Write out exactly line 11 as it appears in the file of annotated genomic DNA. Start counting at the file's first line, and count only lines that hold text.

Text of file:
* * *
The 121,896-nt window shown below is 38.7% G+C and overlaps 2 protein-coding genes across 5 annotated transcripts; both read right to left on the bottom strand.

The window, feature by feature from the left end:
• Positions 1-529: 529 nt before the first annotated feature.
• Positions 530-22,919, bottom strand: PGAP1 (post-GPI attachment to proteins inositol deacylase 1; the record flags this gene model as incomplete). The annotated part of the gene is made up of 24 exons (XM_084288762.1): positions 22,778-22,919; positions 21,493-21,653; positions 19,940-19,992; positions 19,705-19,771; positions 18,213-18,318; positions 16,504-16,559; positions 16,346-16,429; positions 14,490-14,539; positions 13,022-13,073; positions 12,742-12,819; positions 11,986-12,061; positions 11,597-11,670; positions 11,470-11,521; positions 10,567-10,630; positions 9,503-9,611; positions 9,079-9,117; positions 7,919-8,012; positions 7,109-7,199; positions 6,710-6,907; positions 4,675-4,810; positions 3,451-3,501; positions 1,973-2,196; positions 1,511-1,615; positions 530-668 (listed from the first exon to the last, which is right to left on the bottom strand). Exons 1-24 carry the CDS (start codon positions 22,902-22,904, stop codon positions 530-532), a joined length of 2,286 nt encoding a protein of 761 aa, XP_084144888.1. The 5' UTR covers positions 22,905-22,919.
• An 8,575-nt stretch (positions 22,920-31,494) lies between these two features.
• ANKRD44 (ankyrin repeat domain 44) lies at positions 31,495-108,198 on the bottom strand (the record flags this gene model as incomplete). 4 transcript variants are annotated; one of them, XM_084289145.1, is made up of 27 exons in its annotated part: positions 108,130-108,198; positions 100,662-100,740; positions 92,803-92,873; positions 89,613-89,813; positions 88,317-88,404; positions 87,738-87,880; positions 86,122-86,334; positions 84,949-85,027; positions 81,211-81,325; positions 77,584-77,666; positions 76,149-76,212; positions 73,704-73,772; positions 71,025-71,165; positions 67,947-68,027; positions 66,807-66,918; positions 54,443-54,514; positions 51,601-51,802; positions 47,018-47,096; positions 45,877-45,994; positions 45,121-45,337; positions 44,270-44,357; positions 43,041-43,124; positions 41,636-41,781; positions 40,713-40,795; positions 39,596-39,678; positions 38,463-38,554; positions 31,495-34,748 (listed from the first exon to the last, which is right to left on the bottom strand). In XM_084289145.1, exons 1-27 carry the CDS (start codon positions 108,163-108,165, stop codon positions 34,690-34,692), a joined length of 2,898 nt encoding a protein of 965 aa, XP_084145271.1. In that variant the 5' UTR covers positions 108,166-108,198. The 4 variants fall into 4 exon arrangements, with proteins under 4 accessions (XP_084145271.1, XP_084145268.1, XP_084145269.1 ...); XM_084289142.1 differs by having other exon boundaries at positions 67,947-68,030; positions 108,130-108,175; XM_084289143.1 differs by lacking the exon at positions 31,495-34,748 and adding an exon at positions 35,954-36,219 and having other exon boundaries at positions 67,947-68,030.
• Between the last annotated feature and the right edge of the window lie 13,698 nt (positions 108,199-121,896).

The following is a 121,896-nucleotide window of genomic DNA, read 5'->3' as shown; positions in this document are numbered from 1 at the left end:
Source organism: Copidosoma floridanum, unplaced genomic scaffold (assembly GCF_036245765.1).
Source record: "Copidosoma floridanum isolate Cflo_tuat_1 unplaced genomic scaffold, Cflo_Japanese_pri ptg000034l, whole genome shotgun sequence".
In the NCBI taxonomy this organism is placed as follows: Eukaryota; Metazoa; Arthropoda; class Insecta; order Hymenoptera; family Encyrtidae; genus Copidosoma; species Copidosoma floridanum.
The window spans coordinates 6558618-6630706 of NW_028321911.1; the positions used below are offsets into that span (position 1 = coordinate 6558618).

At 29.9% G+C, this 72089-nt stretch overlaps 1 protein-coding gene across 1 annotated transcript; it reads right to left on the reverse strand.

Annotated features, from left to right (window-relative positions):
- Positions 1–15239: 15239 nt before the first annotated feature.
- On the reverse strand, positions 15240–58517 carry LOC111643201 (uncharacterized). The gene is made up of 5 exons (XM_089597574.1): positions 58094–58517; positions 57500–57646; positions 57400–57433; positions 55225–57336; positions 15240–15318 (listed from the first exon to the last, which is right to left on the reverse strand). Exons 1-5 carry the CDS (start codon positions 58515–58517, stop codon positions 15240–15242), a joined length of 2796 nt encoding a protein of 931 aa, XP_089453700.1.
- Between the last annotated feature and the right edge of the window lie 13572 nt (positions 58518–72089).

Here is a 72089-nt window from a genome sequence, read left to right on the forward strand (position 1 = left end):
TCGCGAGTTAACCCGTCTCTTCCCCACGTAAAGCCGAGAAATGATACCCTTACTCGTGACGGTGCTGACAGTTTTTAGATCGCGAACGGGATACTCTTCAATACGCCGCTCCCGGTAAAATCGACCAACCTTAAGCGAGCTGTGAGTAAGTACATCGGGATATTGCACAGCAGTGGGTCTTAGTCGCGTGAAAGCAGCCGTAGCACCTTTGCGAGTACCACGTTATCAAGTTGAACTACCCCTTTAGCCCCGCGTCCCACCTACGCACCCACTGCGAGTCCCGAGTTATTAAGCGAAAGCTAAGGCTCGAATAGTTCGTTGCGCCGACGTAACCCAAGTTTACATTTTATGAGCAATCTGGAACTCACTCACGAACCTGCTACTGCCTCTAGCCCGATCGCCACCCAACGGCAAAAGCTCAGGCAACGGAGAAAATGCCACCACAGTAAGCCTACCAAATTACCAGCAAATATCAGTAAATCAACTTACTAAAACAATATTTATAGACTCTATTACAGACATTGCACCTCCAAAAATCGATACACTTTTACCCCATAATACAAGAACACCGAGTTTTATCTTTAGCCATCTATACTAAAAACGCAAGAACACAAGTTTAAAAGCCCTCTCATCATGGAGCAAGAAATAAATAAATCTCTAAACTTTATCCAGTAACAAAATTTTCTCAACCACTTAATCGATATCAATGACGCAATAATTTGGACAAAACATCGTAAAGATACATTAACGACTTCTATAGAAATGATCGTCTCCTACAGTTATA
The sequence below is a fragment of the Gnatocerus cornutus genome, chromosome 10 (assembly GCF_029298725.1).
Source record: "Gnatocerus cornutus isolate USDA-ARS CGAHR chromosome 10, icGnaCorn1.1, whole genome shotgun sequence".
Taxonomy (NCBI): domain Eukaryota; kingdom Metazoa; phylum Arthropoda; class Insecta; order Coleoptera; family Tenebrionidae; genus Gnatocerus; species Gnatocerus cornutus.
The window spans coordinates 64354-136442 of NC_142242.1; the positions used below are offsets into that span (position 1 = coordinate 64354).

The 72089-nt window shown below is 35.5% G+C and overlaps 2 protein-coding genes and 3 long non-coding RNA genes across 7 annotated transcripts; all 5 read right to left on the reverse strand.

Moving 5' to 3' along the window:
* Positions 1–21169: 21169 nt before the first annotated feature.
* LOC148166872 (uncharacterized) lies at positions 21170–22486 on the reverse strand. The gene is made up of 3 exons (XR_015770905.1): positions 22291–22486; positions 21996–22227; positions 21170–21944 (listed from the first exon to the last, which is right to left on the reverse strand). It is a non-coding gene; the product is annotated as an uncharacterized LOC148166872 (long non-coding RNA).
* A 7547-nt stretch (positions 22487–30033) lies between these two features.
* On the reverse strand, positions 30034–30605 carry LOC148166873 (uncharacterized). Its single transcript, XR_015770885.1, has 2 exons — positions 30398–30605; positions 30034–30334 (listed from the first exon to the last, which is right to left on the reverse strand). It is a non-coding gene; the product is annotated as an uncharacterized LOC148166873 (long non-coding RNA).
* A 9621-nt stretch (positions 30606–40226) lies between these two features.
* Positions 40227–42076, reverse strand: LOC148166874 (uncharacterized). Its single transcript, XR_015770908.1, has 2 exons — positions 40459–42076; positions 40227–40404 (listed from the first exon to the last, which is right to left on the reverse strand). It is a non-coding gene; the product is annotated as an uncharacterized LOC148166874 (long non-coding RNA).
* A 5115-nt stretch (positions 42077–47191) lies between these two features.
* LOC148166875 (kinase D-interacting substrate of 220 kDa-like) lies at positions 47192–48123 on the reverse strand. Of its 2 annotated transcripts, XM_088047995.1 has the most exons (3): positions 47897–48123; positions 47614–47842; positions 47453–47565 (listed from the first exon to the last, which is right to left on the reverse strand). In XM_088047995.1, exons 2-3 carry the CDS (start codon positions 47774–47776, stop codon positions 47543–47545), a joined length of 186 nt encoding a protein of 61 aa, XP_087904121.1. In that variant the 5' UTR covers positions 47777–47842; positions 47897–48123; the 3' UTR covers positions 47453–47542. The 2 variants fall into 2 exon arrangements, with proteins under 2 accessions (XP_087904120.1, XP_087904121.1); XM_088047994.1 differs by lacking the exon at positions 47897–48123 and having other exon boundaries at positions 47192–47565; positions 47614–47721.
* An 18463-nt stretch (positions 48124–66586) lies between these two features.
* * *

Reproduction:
In the NCBI taxonomy this organism is placed as follows: Eukaryota; Metazoa; Arthropoda; class Insecta; order Hymenoptera; family Encyrtidae; genus Copidosoma; species Copidosoma floridanum.